How the Congo Was Converted. Belgian Missionary Work in Central Africa
(Valeer Neckebrouck) The Low Countries - 2002, № 10, pp. 105-111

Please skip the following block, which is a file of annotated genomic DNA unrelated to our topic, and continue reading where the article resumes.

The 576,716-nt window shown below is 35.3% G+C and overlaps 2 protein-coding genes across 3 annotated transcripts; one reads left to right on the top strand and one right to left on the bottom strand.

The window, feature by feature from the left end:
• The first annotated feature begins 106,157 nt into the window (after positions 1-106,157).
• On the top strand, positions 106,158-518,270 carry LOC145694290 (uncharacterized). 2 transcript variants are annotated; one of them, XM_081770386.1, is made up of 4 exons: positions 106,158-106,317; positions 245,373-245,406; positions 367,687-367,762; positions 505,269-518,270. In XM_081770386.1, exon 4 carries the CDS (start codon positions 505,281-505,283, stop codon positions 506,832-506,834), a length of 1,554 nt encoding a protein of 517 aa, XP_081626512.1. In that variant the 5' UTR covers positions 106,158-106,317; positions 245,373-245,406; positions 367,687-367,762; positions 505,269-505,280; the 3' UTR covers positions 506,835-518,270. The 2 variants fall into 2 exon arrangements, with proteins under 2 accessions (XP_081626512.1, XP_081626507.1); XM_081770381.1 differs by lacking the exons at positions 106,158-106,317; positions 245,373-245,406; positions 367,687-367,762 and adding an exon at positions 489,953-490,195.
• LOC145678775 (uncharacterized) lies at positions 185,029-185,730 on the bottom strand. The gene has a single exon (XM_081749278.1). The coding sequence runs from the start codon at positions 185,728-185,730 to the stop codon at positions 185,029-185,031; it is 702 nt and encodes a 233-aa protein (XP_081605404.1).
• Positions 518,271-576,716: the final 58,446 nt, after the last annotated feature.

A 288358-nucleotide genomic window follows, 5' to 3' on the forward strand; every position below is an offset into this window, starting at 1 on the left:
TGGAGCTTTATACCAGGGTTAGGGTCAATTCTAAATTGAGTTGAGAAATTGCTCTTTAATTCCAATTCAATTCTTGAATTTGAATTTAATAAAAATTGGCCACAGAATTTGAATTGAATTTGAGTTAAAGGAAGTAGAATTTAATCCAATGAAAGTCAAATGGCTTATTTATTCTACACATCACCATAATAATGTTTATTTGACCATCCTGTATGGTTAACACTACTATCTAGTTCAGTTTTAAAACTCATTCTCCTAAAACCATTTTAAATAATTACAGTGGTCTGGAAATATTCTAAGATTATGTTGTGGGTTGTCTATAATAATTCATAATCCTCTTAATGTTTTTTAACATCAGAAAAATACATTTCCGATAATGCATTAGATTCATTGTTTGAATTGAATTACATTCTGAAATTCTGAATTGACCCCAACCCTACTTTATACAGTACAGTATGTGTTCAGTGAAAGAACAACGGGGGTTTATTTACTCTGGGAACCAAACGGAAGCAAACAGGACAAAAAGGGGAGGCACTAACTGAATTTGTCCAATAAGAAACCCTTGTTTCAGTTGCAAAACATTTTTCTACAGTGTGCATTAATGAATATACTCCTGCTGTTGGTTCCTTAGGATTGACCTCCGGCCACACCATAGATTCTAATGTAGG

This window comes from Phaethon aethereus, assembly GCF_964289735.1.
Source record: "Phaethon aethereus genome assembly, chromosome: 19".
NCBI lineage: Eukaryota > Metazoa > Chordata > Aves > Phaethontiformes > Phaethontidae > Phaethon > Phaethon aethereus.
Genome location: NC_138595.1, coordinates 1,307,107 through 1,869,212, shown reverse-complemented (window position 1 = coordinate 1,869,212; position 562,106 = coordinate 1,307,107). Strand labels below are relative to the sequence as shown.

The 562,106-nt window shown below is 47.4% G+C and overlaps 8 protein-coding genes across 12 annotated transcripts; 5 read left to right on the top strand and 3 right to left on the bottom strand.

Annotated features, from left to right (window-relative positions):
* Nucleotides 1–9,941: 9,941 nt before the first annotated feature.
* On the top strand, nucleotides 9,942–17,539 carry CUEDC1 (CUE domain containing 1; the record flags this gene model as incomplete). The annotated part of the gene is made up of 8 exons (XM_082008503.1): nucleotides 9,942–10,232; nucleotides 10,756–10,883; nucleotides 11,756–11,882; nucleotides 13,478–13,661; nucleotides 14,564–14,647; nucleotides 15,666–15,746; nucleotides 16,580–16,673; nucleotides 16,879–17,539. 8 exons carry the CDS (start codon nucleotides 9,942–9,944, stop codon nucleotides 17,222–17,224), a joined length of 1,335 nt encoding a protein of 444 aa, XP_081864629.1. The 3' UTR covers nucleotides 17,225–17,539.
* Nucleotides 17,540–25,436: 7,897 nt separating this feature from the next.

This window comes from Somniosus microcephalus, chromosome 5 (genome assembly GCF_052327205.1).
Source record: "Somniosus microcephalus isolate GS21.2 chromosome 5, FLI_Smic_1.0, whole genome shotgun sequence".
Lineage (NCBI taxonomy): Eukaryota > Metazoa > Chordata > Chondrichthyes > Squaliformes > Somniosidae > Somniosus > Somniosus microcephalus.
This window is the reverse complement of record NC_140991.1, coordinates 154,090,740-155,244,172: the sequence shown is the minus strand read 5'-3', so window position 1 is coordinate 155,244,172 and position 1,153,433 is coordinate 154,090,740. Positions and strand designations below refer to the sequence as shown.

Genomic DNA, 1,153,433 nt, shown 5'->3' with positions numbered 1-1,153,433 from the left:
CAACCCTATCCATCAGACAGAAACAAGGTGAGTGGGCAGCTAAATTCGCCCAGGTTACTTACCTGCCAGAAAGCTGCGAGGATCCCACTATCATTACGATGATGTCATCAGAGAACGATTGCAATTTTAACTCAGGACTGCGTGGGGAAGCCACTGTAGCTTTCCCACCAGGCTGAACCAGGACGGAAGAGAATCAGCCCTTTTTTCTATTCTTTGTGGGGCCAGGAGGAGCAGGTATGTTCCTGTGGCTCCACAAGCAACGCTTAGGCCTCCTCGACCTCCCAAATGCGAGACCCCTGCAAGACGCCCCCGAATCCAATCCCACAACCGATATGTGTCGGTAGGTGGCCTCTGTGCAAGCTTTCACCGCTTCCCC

As early as 1651, a number of Flemish Capuchins were working as missionaries in the old Kingdom of Congo. In 1885, King Leopold II proclaimed the birth of the Congo Free State and was granted permission by the Belgian parliament to assume the Congolese crown. He was keen to ensure that, as far as possible, the missionaries in his territories should be exclusively Belgian. It was the beginning of massive involvement by the Belgian churches in Central Africa. The Church took care of education and medical care, and was also involved in other fields of social development and services. Today there are very few missionaries left in the Congo, but this means that the African Church now has the opportunity to stand on its own feet
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